Saturday, September 01, 2007

I pondered too, in 2007

"I pondered...what effect poverty has on the mind?"~ Virginia Woolf A Room of One's Own, 1928

I pondered too, in 2007.

The fact is that being poor will of course ensure that the body and brain is not nourished and healthy, it is not as charged and energized as it would be if it got the right kind and amount of nourishment. Beginning from this there are all kinds of fallouts. If there is poverty, there is deprivation. The deprivation is not of the body alone, not of the chemical transmitters not firing completely because of the lack of charging alone. This deprivation is not only in the scrawniness and non-development of the physical self and in the non-presentability of the physical appearance. Even if we try to dignify poverty, we cannot, and those who believe they can should know by this day of development( I don't say evolution here) that it is sheer bunkum. They are talking through their heads because they have already overflowed their mouths with useless verbiage. We should leave dignified poverty to the church mice of the olden days.

The body is deprived of nutrients, and so is the brain. It is also deprived of a suitable education that helps it develop. The education may or may not make a learned or able person, but it is not in the poor man’s hands to find out how capable he is. When he has to scrounge for survival, how full can his brain be of reason and rhyme? How can he even begin to think, when his life teeters on the brink. If he lives in dirt and squalor, in clutter and care, can he think beyond the clutter and does he even care?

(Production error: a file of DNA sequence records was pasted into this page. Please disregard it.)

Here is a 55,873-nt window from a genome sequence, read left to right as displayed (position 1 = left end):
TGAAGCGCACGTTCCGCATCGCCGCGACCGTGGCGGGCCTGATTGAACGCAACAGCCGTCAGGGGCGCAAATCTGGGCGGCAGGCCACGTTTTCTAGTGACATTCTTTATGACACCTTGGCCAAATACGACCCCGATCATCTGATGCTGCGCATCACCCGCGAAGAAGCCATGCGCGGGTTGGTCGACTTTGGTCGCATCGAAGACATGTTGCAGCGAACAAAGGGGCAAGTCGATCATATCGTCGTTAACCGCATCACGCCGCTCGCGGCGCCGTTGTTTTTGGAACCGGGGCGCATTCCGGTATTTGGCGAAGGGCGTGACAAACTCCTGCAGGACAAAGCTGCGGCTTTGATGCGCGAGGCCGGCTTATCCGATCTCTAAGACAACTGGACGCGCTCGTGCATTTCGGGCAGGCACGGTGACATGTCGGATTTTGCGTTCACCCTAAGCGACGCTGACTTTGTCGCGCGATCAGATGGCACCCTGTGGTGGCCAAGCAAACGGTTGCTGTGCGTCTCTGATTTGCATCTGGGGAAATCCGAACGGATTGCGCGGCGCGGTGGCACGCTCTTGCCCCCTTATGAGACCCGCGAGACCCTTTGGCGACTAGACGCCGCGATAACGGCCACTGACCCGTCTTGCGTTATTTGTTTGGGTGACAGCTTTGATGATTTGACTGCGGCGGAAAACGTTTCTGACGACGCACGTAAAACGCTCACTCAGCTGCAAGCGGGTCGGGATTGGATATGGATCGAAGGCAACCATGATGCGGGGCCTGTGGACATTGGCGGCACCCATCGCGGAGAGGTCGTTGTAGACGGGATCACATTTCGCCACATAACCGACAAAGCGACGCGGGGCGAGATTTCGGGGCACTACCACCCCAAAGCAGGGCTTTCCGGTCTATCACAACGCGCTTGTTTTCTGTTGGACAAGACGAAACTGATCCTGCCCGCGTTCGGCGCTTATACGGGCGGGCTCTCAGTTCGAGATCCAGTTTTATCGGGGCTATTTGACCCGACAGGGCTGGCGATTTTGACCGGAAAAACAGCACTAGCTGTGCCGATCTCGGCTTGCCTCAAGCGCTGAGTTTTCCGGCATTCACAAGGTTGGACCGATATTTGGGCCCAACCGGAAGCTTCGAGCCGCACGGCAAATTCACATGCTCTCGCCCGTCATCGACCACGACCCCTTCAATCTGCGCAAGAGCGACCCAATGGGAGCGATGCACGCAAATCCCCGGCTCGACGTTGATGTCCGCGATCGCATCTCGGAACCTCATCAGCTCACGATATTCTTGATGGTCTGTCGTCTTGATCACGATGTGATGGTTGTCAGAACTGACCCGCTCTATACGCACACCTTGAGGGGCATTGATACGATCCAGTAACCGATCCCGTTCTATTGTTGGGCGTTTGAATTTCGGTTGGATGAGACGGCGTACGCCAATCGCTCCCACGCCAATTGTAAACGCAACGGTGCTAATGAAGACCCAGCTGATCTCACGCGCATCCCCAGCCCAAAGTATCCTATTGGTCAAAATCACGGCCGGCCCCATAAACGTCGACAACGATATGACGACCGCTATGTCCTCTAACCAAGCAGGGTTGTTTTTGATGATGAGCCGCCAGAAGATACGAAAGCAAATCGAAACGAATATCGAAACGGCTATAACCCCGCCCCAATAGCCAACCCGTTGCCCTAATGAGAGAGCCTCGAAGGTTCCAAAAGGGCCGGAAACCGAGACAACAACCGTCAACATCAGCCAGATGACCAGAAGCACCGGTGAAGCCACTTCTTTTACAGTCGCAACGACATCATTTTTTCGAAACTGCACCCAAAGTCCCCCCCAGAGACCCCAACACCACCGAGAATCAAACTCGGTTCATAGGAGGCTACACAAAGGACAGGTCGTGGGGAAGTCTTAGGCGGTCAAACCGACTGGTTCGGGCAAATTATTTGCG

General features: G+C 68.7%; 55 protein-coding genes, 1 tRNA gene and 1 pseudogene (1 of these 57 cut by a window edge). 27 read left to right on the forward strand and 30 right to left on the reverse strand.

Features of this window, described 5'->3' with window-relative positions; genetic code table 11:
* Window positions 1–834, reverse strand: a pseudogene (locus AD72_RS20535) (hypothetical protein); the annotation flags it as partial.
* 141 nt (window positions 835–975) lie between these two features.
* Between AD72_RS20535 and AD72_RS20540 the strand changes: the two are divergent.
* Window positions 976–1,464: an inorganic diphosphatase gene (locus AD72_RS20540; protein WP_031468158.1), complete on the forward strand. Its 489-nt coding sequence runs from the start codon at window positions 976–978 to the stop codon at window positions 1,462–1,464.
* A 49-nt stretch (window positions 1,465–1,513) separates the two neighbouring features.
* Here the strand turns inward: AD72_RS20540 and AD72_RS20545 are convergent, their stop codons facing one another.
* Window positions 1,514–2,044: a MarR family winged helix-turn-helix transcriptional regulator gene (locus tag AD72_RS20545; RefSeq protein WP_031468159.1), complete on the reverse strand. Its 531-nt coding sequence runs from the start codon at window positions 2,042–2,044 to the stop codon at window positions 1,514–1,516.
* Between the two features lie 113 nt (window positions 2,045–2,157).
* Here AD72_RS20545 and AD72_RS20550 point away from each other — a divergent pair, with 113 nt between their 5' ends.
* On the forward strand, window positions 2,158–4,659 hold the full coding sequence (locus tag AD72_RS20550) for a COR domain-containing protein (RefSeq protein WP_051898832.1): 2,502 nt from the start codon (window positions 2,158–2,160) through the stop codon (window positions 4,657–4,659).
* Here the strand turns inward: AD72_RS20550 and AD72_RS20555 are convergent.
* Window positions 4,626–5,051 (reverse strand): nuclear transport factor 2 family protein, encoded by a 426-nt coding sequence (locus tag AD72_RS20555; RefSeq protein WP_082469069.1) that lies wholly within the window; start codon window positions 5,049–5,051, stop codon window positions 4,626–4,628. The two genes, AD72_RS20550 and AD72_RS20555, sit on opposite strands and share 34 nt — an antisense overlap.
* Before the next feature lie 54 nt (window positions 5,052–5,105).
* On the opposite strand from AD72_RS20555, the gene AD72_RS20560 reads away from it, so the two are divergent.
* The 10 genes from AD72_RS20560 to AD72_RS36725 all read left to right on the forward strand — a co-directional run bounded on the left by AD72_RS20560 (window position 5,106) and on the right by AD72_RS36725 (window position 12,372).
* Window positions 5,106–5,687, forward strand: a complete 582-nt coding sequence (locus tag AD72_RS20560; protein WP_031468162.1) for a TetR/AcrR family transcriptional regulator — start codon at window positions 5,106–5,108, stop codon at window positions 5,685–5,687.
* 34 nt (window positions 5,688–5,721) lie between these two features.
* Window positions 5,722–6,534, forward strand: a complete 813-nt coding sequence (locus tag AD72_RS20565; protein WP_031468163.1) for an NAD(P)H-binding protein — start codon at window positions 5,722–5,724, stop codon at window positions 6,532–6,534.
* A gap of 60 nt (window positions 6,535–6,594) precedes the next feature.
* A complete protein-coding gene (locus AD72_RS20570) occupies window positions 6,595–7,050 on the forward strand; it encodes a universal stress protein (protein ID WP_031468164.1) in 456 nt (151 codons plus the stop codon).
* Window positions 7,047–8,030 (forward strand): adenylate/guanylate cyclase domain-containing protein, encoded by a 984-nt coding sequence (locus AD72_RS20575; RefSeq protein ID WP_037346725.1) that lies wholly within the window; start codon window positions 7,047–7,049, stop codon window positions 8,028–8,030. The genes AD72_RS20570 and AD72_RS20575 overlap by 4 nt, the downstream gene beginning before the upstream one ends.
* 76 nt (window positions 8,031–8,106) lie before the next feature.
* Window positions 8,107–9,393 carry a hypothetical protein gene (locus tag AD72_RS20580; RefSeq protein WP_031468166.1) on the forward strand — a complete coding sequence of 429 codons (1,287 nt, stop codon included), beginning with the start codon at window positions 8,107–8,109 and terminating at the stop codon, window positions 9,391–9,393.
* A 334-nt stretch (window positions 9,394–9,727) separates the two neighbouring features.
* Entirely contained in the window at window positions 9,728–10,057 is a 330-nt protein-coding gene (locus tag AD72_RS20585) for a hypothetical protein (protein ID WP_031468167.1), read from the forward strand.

The mind can be deprived in many ways. It can also be made poor if the physical comforts are there but it is still not allowed to develop and grow in the direction it wants. This was the case with women so many years ago, when they were considered incapable of learning and not allowed to learn beyond the household chores. The mind was refused growth. It was made poor. It became stunted, then withered, and then did not think beyond the sniffling of noses and the changing of bedcovers. This is again the effect of another kind of poverty on the mind, and it also leads to poverty of the mind.

Poverty makes you so acutely aware of a desire to somehow eke out an existence that survival is the only driving force-where then is the space to move beyond the physical into perhaps the metaphysical, or even the study of anything like physics at that! And when we forcibly create a poverty of the mind, as was once in the case of women and is to be found rampant in many societies even today (for we have not come such a long way, baby), we are again seeing its immobilizing effect.

Affluence, wealth, or even a modicum of economic well-being helps open many doors. One of the most important ones is that the person can move beyond mere survival and dream of other realities. He can dream of “a room of one’s own” and beyond, and satisfy the hunger of the soul because the hunger of the body is taken care of.

The effect of poverty on the mind is that it creates a poverty of the mind. The effect of affluence on the mind is that it at least opens the door to an affluence of the mind. The latter gives us a choice; the former binds us in a suffocating grip from which there is no escape.